Restaurante Túnel de Hada, Spain

Restaurante Túnel de Hada is located in the hotel and spa of the same name, in Jerte, Spain. The Jerte Valley itself is famous for its cherry trees and you’ll find that influence in the food prepared for you at the restaurant. Seating is divided into several areas which offers a bit of privacy/romance, which was much appreciated during my stay. Here’s a view into the spot where our table was situated.

Those ancient walls lend ambiance and gravitas to the setting. The meal began with a sort of palette cleanser, a sorbet of sorts that I find very difficult to describe. It was tasty and functional and here’s a look at the presentation.

Note the flat and hollow-ware. Very tasteful, understated, and always set upon the table with grace and care. Staff here are top notch. Well, the next course was a single, large ravioli-type pocket of pasta which was served in a bowl and then the waitress poured over a warm, creamy garlic soup. A truly simple, yet striking combination of flavors. Here it is in the combined state.

Then came the main courses. One was duck with a dense cherry sauce seen here.

Very vibrant that dish! The other was pork with the thinest slices of potato layered in, as seen next.

Both of these dishes were superb. The cherries are the most local ingredient and were integrated nicely without being overbearing. This is something I like very much about Spain. Each region, even within a region, you find specific foods that are native and used creatively. Thus, while traveling along you experience a great many treats as opposed to one long, homogenized theme. Back to Túnel de Hada. It was time for dessert. We opted for the cherry sorbet and apple tort.

Again, check out that presentation. These people work hard at getting everything right, every detail, only to have me mow it down. Respectfully, of course. If you find yourself traversing the Jerte Valley, you would be well served to enjoy a meal here. (Please note, these photos were from a visit conducted during April 2010. I only recently realized I had not previously posted them. In other words, the menu may have changed.)

About these ads
Published in: on May 30, 2011 at 10:05 pm  Leave a Comment  
Tags: , , , , , , ,

La Tapa del Mundo, Madrid

For all the tapas shops in Madrid, I found this one odd. They advertise tasty bits from all over the world.

You’ll find the usual Spanish fare here, but also stuff from Mexico, India, and so on. Wicked combination of cooking if ever I’ve seen one. And there’s more! Drinks from around the world as evidenced by the next sign.

Wow, you could spend a couple of days traveling the world without leaving your seat. Just keep trying something different with each serving. That’s the joy of travel, experiencing the things you don’t normally do in your native location.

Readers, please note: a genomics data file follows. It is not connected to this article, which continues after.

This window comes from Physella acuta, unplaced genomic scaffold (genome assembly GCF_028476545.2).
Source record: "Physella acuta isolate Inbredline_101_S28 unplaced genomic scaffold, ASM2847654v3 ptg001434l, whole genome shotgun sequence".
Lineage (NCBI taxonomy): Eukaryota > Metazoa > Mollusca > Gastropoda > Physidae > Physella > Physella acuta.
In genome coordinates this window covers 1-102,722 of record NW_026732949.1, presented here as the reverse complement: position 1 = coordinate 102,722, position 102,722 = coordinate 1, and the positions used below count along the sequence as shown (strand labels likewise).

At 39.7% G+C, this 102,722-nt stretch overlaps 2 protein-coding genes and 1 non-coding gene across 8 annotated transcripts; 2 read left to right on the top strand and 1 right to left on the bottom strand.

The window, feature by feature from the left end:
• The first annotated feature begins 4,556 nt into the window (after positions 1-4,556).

Published in: on October 10, 2010 at 12:11 pm  Leave a Comment  
Tags: , , , , ,

Airport Chow, Madrid

Typical airport food can be awful. I don’t know, maybe it’s the security x-ray machine that ruins it. However, I must say that at the end of my recent journey through Spain, I found decent eats at the Madrid airpot. This was outside the secure area, but still in the terminal. I returned the rental car, went inside, and there was a cafeteria-style operation. They had pre-made sandwiches, salads, and even champagne. Opting for one of each, here’s how it turned out.

Despite being pre-assembled, those sandwiches were darn good. The salad was all fresh ingredients and tasty. The champagne, well, what better way to celebrate an awesome venture through a foreign land than popping the cork on a bottle of bubbly? So, it’s all good, especially when you go looking for it, even in the airport food court. Enjoy the journey.

Published in: on October 4, 2010 at 1:41 pm  Leave a Comment  
Tags: , , , , , , ,

Posada Casa Vieja, Spain

Posada Casa Vieja, located in Turégano (not far from Segovia) stands on an old village square that will take you back centuries. The photo below hangs on the wall in the dining room, along with several others taken during the early days of photography through the 1920′s or so.

The posada itself is the building on the left with the three balconied windows on the upper level. Not much has changed in the past couple of hundred years as you can see from the next photo.

We happened upon this place in search of a good supper. (Sadly, supper the night before was awful and I needed culinary redemption to preserve my faith in Spanish cooking.) I saw local families loitering near this place and decided to pop in and see what was on offer. Upon entering the building you’re in the taberna, which is a welcoming spot for drinks and small fare.

The fellow behind the bar is the owner (third generation at this point) and he works hard keeping his customers happy, as does his waitstaff who left no need unfulfilled. So, we take a seat in the dining room where those photos are hanging.

After ordering, I scope out the photos which show village life back in the day in black and white glory. Things were not easy back then but the people have risen to the challenge. Then the food arrives. After a couple of salads, a sea bass filet comes.

Sorry about the shaky photography. There was wine, too. Then a bit or roast baby pig.

That dish is famous in this part of Spain. Don’t pass it up. Tasty, crispy, very good! After the meal, I learned my waitress was originally from Poland but now living in Spain with her husband and baby on the way. The owner and I also had a nice chat about my other favorite restaurant in Aruba, Casa Vieja, which is a Colombian joint. He laughed at that and my rudimentary Spanish. Then we were on our way for a good night’s sleep before trekking on through the hills and dales of España the next day.

Published in: on July 10, 2010 at 12:47 pm  Leave a Comment  
Tags: , , , , , , ,
Follow

Get every new post delivered to your Inbox.

Join 198 other followers